An analysis of funding documentation from the United Nations High Commissioner for Refugees (UNHCR) for Afghan refugees spanning from 2014 to 2021 reveals a total UNHCR budget of 978 million dollars, with actual expenditure totaling 445.7 million dollars during this period. This indicates that less than half of the UNHCR Pakistan budget was utilized between 2014 and 2021. These figures reflect a broader global trend in UNHCR budget allocation and expenditure, underscoring systemic challenges in funding.
Considering this data, it becomes evident that Pakistan needs more funding to adequately address the needs of refugees. The burden is disproportionately borne by local charities and the refugees themselves, who actively seek employment within the local economy to sustain their livelihoods. The precarious situation underscores the urgent need for increased international support and funding to alleviate the plight of Afghan refugees in Pakistan.
For numerous individuals, Pakistan has been more than just a residence; it has been their home. However, many are now compelled to leave despite being born here, establishing marriages, and raising families. The prospect of returning to a land they have never set eyes on presents an unsettling challenge.
“My name is Zargai, and I’ve resided in Pakistan for the past 35 years, though I am originally from Afghanistan. I married a Pakistani and have children aged 28, 27, 24, 21, 18, 16, and 15, all of whom are also married to Pakistanis,” Zargai explained. “Leaving is a concern for them, but enduring further disrespect in jail is not an option. Despite facing economic challenges, we were content here. However, I am determined to return and fight for my rights because I consider Pakistan my home,” Zargai emphasized.
Pakistan has, for an extended period, provided refuge to approximately 1.7 million Afghans, a majority of whom sought sanctuary during the Soviet occupation from 1979 to 1989. Additionally, over half a million people fled Afghanistan in the wake of the Taliban’s assumption of power during the concluding weeks of the U.S. and NATO pullout.
The predicament facing these individuals is exacerbated by encountering substantial hurdles to integration. This challenge arises from their need for more proficiency in the local Afghan languages, Pashto and Dari. Many have acquired fluency in English or Urdu while residing in Pakistan, posing an additional obstacle to assimilation into their Afghan homeland.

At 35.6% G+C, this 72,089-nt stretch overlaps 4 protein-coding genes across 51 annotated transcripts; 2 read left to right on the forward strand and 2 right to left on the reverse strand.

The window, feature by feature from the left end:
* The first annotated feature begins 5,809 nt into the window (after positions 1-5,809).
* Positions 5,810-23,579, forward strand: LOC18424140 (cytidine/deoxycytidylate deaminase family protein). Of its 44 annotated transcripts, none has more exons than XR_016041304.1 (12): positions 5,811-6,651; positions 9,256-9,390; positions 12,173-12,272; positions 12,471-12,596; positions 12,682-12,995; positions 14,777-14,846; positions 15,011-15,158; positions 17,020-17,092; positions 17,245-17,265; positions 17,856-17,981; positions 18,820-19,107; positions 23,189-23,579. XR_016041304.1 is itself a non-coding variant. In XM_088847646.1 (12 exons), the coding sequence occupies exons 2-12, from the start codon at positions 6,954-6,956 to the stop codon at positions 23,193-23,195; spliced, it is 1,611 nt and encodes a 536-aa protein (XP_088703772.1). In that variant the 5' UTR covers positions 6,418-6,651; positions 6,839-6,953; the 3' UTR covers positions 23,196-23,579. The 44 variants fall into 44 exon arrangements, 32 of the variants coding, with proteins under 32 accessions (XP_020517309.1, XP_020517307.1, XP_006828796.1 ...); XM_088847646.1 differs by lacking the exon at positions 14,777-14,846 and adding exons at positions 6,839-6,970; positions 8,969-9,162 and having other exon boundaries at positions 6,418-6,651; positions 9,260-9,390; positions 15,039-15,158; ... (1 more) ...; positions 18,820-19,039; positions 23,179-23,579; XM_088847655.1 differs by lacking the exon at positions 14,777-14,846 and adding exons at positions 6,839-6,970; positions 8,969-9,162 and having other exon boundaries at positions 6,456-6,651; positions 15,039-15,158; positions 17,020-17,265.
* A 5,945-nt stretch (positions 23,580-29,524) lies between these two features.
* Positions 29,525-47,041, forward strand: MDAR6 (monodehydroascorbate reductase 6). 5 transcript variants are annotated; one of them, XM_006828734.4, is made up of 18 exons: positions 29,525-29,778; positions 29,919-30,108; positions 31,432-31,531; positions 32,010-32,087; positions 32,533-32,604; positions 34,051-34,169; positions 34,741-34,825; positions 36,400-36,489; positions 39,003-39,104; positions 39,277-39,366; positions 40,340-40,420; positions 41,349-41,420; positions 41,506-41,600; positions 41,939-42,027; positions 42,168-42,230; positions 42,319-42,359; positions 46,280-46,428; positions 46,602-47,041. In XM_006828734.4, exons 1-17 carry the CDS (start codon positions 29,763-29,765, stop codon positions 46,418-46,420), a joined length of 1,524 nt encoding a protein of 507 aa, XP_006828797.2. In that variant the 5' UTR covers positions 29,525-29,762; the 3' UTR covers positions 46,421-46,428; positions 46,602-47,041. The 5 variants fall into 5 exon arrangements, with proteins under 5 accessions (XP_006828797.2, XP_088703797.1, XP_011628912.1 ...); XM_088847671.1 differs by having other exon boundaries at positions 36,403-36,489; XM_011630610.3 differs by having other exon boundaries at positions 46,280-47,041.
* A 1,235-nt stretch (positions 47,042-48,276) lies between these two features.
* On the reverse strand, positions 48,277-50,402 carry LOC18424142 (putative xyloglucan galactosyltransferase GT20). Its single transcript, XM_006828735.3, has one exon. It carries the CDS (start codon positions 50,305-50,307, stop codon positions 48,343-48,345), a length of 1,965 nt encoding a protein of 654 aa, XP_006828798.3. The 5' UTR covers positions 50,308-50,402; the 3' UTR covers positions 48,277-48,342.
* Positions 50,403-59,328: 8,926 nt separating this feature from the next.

The recent policy shift is poised to create tensions between Afghanistan and Pakistan, with broader implications that could significantly alter the geopolitical landscape in the region. Pakistan asserts that the majority of Afghans have left voluntarily, a claim flatly rejected by Kabul, which deems the Pakistani action as ‘unilateral’ and ‘humiliating.’
Ambassador Mansoor Ahmad Khan, currently serving as the ambassador to Afghanistan, emphasizes Pakistan’s sovereign right to implement such policies. However, he acknowledges the need to consider the practicalities and potential reactions from the Afghan government and people.
The repercussions of this policy shift are not limited to diplomatic strains; it could also breed animosity among those forcibly expelled from the country. The impact is particularly significant for Afghans, who constitute the majority of foreigners residing in Pakistan. Authorities assert that the crackdown targets all individuals in the country illegally.
The compelled expulsions are anticipated to strain relations between the two nations further, potentially sparking a new “wave of hate” stemming from the perceived injustices of the government’s flawed policy. Pakistan’s caretaker Prime Minister, Anwaar-ul-Haq Kakar, justifies the deportations by pointing to an increase in violence in Pakistan, framing it as a fundamental aspect of how nation-states operate. He underscores Pakistan’s sovereignty and its inherent right to defend itself, regardless of the potential repercussions. The complex interplay between security concerns, diplomatic relations, and the well-being of affected populations underscores the multifaceted nature of this unfolding situation.
Source: Ihlas News Agency